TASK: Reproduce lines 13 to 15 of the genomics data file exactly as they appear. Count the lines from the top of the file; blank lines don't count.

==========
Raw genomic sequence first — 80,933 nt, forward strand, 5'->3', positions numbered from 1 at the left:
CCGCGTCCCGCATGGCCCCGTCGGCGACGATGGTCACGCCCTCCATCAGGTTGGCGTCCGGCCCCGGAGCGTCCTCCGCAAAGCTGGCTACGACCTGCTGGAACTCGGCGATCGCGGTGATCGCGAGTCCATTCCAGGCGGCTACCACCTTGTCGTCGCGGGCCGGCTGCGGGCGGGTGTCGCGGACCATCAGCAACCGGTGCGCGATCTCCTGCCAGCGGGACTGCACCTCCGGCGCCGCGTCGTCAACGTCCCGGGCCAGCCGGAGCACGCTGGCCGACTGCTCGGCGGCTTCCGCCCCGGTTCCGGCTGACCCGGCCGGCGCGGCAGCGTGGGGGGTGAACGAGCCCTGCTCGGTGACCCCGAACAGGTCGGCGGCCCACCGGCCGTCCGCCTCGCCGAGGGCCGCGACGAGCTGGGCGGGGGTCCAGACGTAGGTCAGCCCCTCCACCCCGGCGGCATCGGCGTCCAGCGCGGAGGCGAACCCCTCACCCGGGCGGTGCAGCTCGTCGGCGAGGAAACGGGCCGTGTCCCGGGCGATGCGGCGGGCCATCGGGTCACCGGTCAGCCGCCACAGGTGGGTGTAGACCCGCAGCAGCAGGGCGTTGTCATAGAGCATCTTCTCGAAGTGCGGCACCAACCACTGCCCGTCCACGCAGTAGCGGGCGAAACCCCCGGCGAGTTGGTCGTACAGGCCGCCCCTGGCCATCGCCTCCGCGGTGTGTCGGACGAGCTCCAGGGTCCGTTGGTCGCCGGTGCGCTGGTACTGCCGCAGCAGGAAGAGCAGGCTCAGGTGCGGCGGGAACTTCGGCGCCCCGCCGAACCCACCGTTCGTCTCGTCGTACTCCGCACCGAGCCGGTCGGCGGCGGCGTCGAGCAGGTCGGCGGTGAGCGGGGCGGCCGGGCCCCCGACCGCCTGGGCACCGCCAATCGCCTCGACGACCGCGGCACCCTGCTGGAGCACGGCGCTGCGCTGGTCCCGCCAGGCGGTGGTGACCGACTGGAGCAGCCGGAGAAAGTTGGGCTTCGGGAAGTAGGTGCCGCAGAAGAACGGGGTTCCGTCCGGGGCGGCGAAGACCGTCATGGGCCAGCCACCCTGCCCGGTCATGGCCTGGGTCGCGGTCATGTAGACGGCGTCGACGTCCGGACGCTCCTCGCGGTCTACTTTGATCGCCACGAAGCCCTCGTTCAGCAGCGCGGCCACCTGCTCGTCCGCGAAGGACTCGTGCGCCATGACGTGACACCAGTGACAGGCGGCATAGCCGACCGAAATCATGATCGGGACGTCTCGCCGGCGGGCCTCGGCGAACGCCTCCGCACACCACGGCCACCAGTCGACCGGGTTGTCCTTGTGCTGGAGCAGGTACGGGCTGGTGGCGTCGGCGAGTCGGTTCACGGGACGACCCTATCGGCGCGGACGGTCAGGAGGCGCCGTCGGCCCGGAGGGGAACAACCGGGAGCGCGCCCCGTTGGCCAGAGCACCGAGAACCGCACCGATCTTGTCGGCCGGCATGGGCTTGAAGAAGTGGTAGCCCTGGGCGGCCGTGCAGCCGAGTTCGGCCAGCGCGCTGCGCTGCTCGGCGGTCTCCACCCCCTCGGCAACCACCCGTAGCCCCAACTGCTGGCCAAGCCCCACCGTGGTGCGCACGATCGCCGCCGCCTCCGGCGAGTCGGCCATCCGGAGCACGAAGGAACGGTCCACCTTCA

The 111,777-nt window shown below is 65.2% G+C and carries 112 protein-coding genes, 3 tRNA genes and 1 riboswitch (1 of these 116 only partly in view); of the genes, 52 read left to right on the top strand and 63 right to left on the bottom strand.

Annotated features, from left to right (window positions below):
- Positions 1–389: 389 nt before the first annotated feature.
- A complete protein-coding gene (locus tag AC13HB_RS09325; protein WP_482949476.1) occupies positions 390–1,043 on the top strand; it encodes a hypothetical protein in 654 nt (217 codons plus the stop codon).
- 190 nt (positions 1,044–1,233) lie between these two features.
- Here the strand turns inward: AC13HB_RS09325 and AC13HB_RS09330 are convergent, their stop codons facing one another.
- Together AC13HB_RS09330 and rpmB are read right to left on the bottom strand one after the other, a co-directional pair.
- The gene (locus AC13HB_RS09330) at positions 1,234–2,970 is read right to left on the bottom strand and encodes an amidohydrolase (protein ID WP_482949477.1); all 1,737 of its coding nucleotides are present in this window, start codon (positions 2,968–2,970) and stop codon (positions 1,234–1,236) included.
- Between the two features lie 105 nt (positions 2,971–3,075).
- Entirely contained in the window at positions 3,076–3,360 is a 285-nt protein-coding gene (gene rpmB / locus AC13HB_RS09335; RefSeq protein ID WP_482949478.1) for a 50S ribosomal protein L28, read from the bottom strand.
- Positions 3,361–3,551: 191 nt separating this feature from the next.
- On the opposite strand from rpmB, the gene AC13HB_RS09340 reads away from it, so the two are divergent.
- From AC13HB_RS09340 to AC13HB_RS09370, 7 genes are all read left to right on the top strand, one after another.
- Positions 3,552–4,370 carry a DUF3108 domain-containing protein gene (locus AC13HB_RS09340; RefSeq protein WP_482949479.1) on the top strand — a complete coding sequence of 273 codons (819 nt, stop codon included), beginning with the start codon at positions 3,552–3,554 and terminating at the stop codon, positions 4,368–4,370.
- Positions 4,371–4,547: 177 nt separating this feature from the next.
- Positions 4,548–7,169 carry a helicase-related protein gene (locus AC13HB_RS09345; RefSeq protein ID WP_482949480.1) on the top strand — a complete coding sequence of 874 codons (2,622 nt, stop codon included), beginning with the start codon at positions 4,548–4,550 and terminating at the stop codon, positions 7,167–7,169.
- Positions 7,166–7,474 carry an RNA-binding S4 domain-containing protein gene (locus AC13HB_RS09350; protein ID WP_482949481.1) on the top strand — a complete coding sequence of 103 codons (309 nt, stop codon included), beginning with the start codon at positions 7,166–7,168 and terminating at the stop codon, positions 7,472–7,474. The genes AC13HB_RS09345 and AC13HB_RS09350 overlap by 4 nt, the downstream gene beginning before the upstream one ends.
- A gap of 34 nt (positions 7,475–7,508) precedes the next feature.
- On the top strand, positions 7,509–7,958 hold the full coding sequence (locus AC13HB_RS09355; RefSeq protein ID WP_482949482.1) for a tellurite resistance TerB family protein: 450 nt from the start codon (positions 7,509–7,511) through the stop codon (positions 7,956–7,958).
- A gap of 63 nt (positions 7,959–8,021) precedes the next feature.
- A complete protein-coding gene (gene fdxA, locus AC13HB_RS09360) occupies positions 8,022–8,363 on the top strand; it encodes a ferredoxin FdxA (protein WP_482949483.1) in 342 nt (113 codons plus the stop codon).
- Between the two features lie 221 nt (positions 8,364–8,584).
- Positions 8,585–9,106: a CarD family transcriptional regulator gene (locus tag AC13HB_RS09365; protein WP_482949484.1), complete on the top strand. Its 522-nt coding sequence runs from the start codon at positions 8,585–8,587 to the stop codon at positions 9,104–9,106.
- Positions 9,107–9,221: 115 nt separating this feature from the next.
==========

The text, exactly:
- Positions 3,361–3,551: 191 nt separating this feature from the next.
- On the opposite strand from rpmB, the gene AC13HB_RS09340 reads away from it, so the two are divergent.
- From AC13HB_RS09340 to AC13HB_RS09370, 7 genes are all read left to right on the top strand, one after another.